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How Joe & the Shitboys conquered the world but still stayed punk AF

30 November 2022, 14:00

The singer of Faroese band Joe & the Shitboys tells Jasleen Dhindsa how their fresh take on punk rock has found an audience across the world.

When the frontman from Joe & the Shitboys joins our video call, a name appears that I don’t recognise.

The name that comes up is Faroese, and Joe proceeds to tell me its his real name but “nobody knows how the fuck to pronounce [it]”

His adoptive name came to fruition due to the fact that when he first joined the band, they had already decided on calling their misfit collective ‘Joe & the Shitboys’, and that their frontman would be ‘Joe’. It’s these idiosyncrasies that are the life source of the bisexual vegan punks - making them happily stick out from the rest like a sore thumb.

Take their two albums, 2020’s The Reson For Hardcore Vibes and 2021’s The Reson For Hardcore Vibes (Again). Both records clock in at just over ten minutes long, with each one being the product of two five hour jam sessions. Joe explains “We just met up in a room, and then on average we did a song an hour. We wrote it, then rehearsed it, and then recorded it. There were no lyrics [or] riffs written before.”

Album three, anticipated for release next year, is in the works. Though written to the same formula, things are a bit different now, as the band have a solid team behind them. “We wrote those songs before we even had management, and we didn't think the band would go anywhere.” Joe tells me. “So now we have a lot of eyes on us, and we have to step it up. This is our main thing, it wasn’t our main thing when we did the other two [albums]….”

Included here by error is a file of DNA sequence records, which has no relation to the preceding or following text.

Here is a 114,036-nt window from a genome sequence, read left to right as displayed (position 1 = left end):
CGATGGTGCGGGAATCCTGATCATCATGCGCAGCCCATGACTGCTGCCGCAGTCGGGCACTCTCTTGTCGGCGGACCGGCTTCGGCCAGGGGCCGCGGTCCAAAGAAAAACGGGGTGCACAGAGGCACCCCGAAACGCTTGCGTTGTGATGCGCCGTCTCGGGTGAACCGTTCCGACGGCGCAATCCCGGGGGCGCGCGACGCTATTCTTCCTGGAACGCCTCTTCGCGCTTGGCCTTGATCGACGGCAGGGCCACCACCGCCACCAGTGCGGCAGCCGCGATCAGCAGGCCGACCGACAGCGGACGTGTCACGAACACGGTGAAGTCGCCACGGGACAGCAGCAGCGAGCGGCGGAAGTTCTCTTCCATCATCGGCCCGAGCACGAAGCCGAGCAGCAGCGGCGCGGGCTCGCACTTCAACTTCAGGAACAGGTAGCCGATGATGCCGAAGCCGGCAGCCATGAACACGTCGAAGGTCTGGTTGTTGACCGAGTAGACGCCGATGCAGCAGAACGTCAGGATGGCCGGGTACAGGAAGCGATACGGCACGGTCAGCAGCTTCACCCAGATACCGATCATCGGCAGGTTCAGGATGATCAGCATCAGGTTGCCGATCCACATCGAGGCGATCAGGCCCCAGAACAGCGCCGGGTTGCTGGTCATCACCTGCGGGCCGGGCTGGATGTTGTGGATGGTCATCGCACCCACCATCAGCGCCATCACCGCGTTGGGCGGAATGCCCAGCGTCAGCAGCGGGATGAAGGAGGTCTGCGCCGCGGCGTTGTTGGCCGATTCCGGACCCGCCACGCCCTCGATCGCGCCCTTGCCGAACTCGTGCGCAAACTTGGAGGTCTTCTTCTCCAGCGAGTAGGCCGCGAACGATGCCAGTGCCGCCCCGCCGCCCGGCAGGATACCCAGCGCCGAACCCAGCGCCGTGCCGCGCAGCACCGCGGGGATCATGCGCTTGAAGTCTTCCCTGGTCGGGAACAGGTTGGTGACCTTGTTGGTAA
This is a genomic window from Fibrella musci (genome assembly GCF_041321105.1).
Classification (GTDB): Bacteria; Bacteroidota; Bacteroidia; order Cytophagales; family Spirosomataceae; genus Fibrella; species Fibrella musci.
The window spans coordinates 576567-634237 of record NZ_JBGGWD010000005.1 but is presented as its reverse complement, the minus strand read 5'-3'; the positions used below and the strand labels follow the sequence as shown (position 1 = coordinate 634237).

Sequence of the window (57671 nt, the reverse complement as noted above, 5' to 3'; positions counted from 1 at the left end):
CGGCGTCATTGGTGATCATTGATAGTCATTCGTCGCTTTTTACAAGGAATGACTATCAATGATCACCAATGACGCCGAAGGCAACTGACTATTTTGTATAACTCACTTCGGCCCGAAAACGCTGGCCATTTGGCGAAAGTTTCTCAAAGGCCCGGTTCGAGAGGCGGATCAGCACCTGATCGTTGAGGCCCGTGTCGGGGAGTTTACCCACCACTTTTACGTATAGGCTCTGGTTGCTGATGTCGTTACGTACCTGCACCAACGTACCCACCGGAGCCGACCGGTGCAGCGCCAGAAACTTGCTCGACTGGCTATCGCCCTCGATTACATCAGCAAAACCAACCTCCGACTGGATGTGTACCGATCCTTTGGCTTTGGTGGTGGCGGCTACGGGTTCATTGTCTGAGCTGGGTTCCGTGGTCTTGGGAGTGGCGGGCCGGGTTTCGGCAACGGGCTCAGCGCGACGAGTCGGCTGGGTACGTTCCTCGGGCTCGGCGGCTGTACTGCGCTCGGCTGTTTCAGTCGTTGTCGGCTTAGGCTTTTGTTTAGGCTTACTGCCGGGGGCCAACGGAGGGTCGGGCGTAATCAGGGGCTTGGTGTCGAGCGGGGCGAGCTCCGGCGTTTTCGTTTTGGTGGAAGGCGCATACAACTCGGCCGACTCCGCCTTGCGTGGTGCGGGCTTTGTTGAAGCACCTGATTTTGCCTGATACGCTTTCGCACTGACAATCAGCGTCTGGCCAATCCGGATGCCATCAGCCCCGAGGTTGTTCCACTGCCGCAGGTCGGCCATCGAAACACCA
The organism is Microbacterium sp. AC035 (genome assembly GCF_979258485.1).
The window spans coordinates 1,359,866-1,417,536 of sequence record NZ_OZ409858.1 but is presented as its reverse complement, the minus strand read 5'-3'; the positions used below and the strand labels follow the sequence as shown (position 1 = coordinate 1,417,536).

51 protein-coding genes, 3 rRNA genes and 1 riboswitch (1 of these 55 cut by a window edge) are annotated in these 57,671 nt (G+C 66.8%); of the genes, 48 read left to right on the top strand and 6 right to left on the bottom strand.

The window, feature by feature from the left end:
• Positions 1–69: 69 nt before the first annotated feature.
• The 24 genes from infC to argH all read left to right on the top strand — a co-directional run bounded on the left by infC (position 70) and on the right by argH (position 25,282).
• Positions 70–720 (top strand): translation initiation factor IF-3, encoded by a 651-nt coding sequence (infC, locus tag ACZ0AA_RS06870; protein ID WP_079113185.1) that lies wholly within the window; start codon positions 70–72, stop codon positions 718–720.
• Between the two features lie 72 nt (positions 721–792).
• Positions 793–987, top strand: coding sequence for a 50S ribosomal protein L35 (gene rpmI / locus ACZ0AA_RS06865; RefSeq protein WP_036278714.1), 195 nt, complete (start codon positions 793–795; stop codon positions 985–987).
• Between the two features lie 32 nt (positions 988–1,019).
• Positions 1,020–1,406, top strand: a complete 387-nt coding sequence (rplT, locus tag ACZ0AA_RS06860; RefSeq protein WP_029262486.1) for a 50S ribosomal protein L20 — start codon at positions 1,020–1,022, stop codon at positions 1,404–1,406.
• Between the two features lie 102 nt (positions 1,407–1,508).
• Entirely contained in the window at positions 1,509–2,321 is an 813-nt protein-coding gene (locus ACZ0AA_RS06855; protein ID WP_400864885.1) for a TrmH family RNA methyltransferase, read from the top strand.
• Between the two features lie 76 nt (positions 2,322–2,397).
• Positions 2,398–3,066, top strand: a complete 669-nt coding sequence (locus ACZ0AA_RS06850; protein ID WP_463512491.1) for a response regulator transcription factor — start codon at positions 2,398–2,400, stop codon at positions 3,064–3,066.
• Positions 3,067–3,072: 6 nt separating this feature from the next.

Being a punk band from The Faroe Islands instills Joe & the Shitboys with a unique type of openness, an ego death not often seen, but desperately needed, in guitar music. The country is situated in the middle of Iceland, Scotland and Norway, under the rule of Denmark with a population of circa 50,000 (according to its government’s official website). “The music scene is amazing because we're all friends and everybody plays together.” Joe explains. “It’s not that far off to have a jazz act play with a rock act, and a punk band on the same bill. Nobody thinks it's weird, it just makes sense. Why would you want three punk bands playing on the same night? You already got one, and here there’s only two punk bands, you can’t have three punk bands!” he laughs.